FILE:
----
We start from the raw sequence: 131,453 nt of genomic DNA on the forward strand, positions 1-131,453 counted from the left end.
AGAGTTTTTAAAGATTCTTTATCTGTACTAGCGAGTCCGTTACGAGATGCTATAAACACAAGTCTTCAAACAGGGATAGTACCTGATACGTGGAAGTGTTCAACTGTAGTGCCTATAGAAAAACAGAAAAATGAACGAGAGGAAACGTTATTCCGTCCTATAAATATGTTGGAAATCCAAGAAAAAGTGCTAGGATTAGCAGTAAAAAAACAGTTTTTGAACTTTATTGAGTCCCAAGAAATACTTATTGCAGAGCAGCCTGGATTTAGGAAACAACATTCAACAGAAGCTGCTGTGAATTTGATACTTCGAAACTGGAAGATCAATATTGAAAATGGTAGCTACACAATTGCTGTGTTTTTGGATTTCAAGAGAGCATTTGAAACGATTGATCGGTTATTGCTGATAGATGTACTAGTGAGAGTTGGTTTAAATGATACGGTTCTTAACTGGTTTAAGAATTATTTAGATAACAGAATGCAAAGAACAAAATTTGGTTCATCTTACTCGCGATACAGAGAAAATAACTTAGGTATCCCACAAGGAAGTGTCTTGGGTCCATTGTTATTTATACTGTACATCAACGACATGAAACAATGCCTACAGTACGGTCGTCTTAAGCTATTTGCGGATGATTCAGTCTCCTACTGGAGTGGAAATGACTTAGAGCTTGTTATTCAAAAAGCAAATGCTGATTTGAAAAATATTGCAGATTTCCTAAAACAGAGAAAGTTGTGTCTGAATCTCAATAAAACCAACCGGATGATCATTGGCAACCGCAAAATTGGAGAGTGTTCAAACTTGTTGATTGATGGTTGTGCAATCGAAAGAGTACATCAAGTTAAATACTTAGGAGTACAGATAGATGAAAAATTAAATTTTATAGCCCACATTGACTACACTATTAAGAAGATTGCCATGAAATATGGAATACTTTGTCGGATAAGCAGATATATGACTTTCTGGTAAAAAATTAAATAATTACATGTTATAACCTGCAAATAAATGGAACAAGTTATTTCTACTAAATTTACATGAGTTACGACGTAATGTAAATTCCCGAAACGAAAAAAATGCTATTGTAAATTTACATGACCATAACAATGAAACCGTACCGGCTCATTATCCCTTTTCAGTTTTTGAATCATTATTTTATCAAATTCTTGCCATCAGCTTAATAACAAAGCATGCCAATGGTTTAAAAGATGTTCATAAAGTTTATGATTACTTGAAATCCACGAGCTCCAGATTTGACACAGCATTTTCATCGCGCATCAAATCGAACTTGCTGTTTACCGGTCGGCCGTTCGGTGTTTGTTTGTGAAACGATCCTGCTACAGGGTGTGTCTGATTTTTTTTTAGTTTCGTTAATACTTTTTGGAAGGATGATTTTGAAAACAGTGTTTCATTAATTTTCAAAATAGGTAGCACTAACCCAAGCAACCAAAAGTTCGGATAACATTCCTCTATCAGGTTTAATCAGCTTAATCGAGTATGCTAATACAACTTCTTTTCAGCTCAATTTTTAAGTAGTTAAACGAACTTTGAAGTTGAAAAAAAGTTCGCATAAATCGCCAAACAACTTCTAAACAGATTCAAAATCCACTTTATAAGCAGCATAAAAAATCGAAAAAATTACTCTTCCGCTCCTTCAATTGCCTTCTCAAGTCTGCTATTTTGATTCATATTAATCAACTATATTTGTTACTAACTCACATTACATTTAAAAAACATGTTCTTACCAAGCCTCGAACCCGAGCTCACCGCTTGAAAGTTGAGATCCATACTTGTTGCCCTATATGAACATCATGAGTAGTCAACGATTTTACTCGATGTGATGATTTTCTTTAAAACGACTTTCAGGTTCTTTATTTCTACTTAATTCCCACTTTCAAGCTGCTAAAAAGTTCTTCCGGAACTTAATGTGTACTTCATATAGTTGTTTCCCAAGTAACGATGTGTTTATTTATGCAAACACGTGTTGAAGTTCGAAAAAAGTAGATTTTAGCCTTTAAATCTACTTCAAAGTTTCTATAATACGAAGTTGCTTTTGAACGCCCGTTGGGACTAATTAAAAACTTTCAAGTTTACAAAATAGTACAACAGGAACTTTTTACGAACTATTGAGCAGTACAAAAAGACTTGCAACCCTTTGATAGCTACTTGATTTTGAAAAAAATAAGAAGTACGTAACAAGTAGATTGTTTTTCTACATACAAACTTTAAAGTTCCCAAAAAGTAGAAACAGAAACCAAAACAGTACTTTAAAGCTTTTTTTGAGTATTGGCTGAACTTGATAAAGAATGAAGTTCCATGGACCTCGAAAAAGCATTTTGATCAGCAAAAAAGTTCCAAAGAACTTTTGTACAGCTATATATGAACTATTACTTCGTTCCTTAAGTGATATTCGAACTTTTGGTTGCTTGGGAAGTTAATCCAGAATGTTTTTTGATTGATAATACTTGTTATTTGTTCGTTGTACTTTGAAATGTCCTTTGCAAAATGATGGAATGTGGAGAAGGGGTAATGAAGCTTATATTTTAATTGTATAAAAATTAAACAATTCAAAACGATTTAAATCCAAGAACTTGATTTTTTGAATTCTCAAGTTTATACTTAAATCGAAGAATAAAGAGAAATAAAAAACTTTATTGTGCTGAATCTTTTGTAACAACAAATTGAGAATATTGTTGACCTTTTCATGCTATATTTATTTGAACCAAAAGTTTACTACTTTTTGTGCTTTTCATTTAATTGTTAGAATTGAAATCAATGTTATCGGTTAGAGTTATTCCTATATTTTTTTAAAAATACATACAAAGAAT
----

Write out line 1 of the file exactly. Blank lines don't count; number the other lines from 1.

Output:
We start from the raw sequence: 131,453 nt of genomic DNA on the forward strand, positions 1-131,453 counted from the left end.